Ministers are under fire from all conceivable quarters, with a former head of the Civil Service and the leader of the Scottish Conservatives also voicing concerns.
As MPs today prepare to start debating the European Union withdrawal bill, ministers would be forgiven for wanting to reach for hard hats as they face incoming fire this morning from almost all conceivable quarters.
First up is an interim report published by the House of Lords Constitution Committee which warns in fairly stark terms that:
“The executive powers conferred by the Bill are unprecedented and extraordinary and raise fundamental constitutional questions about the separation of powers between Parliament and Government.”
“The multiple uncertainties and ambiguities contained within the Bill”, the report notes “raise fundamental concerns from a rule of law perspective.”
The report’s opening summary concludes that:
“it is a source of considerable regret that the Bill is drafted in a way that renders scrutiny very difficult, and that multiple and fundamental constitutional questions are left unanswered.”
To emphasis the concerns about the power grab by ministers, the committee continues by noting:
“We are concerned about the delegated powers the Government is seeking in the European Union (Withdrawal) Bill.
The number, range and overlapping nature of the broad delegated powers would create what is, in effect, an unprecedented and extraordinary portmanteau of effectively unlimited powers upon which the Government could draw.
They would fundamentally challenge the constitutional balance of powers between Parliament and Government and would represent a significant—and unacceptable—transfer of legal competence.”
With Ministers having also agreed to the devolved bodies having a vote on the bill, the Committee warns of the consequences of Whitehall ignoring any vote in a devolved legislature which votes against the bill. As the Committee notes:
“While the legislative consent of the devolved institutions may not be legally required, as the UK Parliament remains sovereign, the political and constitutional consequences of proceeding with the Bill without consent would be significant and potentially damaging.”
The concerns about the Bill enabling Government to ride roughshod over Parliament have been expressed too by the former Attorney General Dominic Grieve.
In his article for the Evening Standard he warns that the legislation “seeks to confer powers on the Government to carry out Brexit in breach of our constitutional principles, in a manner that no sovereign Parliament should allow.”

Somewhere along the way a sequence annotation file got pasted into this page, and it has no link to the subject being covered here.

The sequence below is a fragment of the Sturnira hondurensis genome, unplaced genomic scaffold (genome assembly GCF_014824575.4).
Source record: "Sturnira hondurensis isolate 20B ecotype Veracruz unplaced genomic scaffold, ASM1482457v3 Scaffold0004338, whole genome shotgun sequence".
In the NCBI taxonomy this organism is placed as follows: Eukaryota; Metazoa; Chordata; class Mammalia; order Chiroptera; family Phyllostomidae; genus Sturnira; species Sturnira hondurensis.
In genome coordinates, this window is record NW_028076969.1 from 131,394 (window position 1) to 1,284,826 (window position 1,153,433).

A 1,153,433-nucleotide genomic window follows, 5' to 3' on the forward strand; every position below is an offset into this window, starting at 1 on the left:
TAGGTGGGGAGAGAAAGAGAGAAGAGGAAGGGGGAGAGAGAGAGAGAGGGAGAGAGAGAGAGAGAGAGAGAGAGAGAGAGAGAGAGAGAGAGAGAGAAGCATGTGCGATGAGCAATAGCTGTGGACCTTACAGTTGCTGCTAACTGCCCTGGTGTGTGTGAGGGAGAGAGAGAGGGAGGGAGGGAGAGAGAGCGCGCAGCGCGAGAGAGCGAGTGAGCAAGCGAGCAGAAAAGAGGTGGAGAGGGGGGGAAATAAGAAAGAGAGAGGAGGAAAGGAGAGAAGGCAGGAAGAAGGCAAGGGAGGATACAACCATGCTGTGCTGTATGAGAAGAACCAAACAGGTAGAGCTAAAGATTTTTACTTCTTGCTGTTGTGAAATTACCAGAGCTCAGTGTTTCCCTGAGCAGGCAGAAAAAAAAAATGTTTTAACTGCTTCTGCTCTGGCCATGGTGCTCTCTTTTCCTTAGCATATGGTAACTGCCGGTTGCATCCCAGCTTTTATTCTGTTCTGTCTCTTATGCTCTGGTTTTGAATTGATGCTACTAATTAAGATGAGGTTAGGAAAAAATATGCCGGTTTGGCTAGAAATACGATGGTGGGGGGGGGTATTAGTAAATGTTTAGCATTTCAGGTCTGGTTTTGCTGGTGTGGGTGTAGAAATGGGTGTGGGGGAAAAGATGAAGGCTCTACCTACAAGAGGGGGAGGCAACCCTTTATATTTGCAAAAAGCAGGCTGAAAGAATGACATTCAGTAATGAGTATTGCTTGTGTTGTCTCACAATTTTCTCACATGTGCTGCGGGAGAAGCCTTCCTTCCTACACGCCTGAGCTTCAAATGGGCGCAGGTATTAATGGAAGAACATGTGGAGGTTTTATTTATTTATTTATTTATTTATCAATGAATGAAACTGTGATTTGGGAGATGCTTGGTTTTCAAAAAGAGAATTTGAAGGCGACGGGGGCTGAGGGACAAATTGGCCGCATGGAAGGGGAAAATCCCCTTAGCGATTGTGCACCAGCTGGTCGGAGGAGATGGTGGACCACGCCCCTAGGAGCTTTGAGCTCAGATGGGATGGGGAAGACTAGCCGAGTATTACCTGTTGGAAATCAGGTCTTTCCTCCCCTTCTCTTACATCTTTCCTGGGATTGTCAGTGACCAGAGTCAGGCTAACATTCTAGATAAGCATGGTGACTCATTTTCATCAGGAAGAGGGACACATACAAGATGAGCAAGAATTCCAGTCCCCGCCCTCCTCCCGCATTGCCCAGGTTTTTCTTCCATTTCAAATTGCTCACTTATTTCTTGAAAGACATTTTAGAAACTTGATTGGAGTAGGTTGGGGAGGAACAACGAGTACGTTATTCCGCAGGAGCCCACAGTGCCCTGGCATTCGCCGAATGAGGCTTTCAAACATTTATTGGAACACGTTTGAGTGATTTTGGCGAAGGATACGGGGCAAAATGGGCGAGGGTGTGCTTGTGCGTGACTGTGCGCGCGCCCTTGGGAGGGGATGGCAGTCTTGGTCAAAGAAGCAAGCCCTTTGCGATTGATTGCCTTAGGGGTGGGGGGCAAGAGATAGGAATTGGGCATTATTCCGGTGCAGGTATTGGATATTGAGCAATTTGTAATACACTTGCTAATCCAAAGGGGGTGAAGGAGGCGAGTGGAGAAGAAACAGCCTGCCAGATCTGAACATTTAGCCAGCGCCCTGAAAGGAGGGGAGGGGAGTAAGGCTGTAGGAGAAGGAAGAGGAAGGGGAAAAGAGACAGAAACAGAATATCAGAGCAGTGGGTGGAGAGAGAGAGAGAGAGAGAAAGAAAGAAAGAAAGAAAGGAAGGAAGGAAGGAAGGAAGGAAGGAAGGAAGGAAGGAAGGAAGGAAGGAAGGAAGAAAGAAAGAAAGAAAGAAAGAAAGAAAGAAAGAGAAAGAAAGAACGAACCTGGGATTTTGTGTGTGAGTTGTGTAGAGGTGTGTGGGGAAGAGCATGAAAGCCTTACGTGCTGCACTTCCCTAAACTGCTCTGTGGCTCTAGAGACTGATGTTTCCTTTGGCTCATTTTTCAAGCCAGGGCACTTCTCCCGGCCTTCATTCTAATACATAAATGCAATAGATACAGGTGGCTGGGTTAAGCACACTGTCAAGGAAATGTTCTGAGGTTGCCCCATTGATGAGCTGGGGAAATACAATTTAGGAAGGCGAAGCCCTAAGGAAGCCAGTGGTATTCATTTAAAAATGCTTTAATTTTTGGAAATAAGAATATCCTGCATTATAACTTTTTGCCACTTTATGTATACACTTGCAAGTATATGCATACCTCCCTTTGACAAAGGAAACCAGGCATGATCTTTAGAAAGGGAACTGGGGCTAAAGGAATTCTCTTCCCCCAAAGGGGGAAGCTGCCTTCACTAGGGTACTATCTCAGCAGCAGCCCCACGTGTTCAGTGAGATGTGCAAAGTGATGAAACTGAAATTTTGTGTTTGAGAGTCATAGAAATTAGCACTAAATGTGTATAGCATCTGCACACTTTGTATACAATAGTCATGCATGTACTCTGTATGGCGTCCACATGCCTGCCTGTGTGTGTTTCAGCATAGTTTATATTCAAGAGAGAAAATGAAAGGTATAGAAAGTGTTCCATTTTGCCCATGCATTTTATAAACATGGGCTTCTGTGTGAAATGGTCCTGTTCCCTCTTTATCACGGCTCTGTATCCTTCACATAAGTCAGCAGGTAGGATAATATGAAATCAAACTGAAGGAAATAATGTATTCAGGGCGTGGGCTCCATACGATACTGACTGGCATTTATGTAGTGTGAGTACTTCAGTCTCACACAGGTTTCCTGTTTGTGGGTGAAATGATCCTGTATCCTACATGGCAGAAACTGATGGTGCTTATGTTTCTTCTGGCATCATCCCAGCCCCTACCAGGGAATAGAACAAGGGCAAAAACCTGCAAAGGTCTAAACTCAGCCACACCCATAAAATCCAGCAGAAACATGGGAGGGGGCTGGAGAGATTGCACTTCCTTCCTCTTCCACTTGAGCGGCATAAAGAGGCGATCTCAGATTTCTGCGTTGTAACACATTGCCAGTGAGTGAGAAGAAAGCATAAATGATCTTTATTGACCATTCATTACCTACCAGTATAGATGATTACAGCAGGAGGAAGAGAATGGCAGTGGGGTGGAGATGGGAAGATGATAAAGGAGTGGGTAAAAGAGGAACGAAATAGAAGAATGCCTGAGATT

Addressing the threats made by some in Whitehall against Conservatives who might be thinking of raising questions about the Bill Grieve concludes:
“Scrutinising detail is not obstructing the referendum result.
The electorate did not vote to ‘take back control’ to see our domestic constitution and liberties vandalised.
If the Government listens on this, we can all work together to effect this major constitutional change properly.”
To add to the assault, speaking last night on Newsnight, the former Head of the Civil Service, Lord Kerslake, debunked the myth that no deal on Brexit would be better than a bad deal. Press on the potential impact of a no deal he responded:
“It would be a complete and utter disaster for this country we need to be very, very frank about this. There is not a no deal option that would be good for this country.”
Perhaps most worryingly for the Government however is the extraordinary and outspoken attack by Ruth Davidson, Leader of the Scottish Conservatives and seen by so many as the darling of the party and potentially its saviour.
Speaking to the New Statesman about what worries her about Brexit she said:
“My real fear is that if there’s a short-term economic hit, we don’t bounce back from it.”
With Brexit negotiations with the EU becoming increasingly sticky, Davidson goes on to deride Ministers for their failure to prepare people for how difficult the process would be. She explained:
“I think one of the things the UK government didn’t do that they should have done was pitch-roll this: remind the British public that when it comes to European negotiations – and we’ve had several decades of them – we are told no until five past midnight and then suddenly a deal gets done in the wee small hours of the morning.
I don’t think the country was prepared for this period that we’re currently in.”
As Ministers prepare for the start of what will be a long and difficult period, they would be forgiven for thinking: ‘With friends like these…’
Ed Jacobs is a Contributing Editor to Left Foot Forward.
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